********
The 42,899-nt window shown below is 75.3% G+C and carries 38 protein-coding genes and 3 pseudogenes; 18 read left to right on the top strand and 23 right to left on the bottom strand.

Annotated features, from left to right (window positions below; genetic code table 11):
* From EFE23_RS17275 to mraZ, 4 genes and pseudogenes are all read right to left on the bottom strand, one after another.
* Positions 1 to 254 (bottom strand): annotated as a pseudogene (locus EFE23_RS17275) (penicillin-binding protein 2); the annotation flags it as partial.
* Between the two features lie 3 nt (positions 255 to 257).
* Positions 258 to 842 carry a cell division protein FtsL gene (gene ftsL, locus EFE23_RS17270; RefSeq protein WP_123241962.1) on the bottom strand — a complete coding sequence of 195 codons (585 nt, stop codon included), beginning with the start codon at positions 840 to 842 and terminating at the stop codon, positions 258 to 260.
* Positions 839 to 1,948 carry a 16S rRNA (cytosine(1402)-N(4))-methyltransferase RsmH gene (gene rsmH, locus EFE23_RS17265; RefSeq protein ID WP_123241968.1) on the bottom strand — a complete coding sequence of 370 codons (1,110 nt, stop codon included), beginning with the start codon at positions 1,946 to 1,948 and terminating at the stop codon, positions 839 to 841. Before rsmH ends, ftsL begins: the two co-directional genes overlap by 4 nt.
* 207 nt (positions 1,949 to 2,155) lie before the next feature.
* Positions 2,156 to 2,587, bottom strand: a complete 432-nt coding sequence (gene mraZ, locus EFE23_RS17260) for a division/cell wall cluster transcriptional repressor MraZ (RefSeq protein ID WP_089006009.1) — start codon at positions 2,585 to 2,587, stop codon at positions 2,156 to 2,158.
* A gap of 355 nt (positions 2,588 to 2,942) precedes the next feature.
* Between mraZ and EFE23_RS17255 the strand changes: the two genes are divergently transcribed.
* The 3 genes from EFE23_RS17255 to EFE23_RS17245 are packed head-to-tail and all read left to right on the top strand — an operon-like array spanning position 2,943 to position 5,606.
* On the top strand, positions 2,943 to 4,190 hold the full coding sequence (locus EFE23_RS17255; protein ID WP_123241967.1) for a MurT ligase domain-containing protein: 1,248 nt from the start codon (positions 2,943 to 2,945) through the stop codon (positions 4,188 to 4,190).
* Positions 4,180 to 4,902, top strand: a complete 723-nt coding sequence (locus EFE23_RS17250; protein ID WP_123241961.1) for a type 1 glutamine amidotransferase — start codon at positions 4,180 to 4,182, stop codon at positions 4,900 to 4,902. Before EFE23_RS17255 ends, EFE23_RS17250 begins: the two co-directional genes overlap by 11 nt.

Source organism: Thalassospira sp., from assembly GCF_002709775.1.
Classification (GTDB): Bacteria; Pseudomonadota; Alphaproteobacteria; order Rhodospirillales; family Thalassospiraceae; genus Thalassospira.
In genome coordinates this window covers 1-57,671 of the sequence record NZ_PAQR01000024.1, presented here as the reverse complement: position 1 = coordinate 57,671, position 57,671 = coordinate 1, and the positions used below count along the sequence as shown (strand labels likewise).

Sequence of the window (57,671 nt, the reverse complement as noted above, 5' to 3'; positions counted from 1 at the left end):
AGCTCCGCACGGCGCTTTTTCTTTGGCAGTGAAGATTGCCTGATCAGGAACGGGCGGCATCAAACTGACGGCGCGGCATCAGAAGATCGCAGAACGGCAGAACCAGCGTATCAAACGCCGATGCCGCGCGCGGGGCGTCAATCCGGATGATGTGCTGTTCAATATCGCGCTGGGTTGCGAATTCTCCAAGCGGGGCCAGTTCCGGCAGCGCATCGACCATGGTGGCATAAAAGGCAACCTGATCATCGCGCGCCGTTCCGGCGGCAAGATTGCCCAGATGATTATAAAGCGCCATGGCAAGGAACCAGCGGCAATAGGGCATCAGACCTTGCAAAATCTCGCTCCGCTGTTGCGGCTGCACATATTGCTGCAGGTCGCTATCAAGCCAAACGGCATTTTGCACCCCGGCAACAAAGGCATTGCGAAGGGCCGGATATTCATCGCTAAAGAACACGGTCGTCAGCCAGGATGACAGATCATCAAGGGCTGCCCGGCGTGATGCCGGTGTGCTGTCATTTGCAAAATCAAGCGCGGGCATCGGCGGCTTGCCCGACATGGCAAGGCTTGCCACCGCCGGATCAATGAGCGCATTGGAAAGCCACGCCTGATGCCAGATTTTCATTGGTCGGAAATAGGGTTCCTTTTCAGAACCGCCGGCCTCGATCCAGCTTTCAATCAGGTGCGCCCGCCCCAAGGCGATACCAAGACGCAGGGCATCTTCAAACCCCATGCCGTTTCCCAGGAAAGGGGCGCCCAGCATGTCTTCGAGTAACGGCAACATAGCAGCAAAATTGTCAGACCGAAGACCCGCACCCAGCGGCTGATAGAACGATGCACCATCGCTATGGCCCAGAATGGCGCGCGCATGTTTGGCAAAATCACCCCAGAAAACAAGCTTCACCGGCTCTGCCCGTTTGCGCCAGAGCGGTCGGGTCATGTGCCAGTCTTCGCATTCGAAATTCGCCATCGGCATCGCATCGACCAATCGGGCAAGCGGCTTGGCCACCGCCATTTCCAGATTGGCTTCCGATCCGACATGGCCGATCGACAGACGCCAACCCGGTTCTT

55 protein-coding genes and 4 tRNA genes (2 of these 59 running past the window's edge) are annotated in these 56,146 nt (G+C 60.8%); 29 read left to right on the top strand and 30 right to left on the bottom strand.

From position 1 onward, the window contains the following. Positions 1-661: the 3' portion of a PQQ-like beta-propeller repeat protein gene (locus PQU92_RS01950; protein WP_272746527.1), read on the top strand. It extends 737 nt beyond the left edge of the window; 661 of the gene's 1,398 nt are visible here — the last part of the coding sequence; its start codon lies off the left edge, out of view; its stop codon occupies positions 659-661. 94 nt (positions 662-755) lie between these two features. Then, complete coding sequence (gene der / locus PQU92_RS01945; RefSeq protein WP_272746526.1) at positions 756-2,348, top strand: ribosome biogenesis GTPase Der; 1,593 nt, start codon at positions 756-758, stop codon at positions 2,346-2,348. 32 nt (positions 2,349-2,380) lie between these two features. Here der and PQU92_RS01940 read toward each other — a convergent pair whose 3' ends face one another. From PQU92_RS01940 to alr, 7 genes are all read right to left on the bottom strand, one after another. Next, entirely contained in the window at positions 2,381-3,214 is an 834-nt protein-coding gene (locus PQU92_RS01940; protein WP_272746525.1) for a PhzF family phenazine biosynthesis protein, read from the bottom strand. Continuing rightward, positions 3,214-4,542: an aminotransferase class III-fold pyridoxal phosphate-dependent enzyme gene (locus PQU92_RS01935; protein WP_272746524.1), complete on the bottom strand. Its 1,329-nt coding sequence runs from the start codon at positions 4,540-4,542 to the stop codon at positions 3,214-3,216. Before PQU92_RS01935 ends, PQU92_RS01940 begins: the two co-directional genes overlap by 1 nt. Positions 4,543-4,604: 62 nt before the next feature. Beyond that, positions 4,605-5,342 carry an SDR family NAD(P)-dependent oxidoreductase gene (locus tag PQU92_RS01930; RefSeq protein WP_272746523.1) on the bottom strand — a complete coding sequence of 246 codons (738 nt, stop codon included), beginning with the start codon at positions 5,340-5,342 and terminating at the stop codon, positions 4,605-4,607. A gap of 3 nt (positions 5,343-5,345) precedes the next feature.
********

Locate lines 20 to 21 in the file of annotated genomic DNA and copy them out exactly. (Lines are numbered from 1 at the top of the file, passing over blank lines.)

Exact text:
55 protein-coding genes and 4 tRNA genes (2 of these 59 running past the window's edge) are annotated in these 56,146 nt (G+C 60.8%); 29 read left to right on the top strand and 30 right to left on the bottom strand.

From position 1 onward, the window contains the following. Positions 1-661: the 3' portion of a PQQ-like beta-propeller repeat protein gene (locus PQU92_RS01950; protein WP_272746527.1), read on the top strand. It extends 737 nt beyond the left edge of the window; 661 of the gene's 1,398 nt are visible here — the last part of the coding sequence; its start codon lies off the left edge, out of view; its stop codon occupies positions 659-661. 94 nt (positions 662-755) lie between these two features. Then, complete coding sequence (gene der / locus PQU92_RS01945; RefSeq protein WP_272746526.1) at positions 756-2,348, top strand: ribosome biogenesis GTPase Der; 1,593 nt, start codon at positions 756-758, stop codon at positions 2,346-2,348. 32 nt (positions 2,349-2,380) lie between these two features. Here der and PQU92_RS01940 read toward each other — a convergent pair whose 3' ends face one another. From PQU92_RS01940 to alr, 7 genes are all read right to left on the bottom strand, one after another. Next, entirely contained in the window at positions 2,381-3,214 is an 834-nt protein-coding gene (locus PQU92_RS01940; protein WP_272746525.1) for a PhzF family phenazine biosynthesis protein, read from the bottom strand. Continuing rightward, positions 3,214-4,542: an aminotransferase class III-fold pyridoxal phosphate-dependent enzyme gene (locus PQU92_RS01935; protein WP_272746524.1), complete on the bottom strand. Its 1,329-nt coding sequence runs from the start codon at positions 4,540-4,542 to the stop codon at positions 3,214-3,216. Before PQU92_RS01935 ends, PQU92_RS01940 begins: the two co-directional genes overlap by 1 nt. Positions 4,543-4,604: 62 nt before the next feature. Beyond that, positions 4,605-5,342 carry an SDR family NAD(P)-dependent oxidoreductase gene (locus tag PQU92_RS01930; RefSeq protein WP_272746523.1) on the bottom strand — a complete coding sequence of 246 codons (738 nt, stop codon included), beginning with the start codon at positions 5,340-5,342 and terminating at the stop codon, positions 4,605-4,607. A gap of 3 nt (positions 5,343-5,345) precedes the next feature.